Despite a blip in 2017, the Orlando market has seen growth over the last eight years, hitting double digits almost every year.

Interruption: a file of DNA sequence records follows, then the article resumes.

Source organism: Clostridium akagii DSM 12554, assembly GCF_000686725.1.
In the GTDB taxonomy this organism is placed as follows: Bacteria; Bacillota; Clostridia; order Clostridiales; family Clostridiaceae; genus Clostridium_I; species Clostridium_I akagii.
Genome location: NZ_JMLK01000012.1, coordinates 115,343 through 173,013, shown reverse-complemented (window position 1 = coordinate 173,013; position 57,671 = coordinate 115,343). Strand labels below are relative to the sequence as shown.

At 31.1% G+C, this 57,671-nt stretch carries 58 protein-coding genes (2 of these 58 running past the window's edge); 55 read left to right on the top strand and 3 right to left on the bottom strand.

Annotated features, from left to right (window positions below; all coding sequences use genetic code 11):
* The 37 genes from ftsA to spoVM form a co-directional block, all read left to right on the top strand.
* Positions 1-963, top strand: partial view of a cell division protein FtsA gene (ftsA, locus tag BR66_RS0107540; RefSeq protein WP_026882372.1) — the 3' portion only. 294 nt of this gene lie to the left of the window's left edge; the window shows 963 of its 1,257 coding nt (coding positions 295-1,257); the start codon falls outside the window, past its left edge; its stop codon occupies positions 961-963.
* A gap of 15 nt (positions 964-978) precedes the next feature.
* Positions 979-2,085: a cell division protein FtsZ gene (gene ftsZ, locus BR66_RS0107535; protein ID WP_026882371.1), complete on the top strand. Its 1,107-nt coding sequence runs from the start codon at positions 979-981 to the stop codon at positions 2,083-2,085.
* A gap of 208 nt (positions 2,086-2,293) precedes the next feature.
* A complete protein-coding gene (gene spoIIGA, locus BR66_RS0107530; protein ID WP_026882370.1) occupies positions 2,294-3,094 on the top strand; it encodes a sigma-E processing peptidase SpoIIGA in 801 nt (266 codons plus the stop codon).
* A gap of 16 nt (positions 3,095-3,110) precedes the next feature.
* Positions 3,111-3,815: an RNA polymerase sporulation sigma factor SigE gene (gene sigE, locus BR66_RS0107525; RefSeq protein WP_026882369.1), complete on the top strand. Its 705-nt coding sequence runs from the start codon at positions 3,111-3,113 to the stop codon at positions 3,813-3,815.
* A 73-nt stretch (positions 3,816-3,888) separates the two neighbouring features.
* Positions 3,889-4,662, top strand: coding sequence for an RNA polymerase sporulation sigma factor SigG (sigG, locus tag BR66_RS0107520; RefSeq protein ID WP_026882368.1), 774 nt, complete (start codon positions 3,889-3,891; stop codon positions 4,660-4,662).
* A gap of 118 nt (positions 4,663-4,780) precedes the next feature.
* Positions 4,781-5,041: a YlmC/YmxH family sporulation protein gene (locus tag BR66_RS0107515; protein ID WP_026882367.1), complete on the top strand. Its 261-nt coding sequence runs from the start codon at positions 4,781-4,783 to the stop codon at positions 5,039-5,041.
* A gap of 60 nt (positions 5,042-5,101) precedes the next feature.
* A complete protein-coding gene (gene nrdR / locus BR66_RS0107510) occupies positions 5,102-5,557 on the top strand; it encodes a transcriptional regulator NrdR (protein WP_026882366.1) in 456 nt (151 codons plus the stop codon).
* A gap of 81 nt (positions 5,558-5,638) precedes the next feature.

While this is impressive, it also highlights the boom and bust market conditions in Florida — when a recession lands it is hit hard, but then bounces back just as hard when the market picks up. This year has seen a small decline in activity as the effects of market insecurity have revealed themselves once again. 2020 will also see a slight step back in construction activity before increases resume in 2021. Total construction lands in the $12 billion range, with residential accounting for half of this, followed by infrastructure which accounts for 25% of the total volume. Non-residential construction looks to be steady over the coming years and is expected to see minor increases moving forward before breaking the $6 billion mark in 2022. Private development is the key driver for the market, far surpassing public spending, and it would appear that a large portion of project funding is being received from out-of-state areas such as Los Angeles and New York. Orlando has benefited from the influx of skilled trade, which continued to increase in Q3 with a high of almost 90,000 workers employed. This has helped to keep escalation at a reasonable average of 4.5%, despite construction spending way above the national average. Overall, the market is looking steady and promising for the region.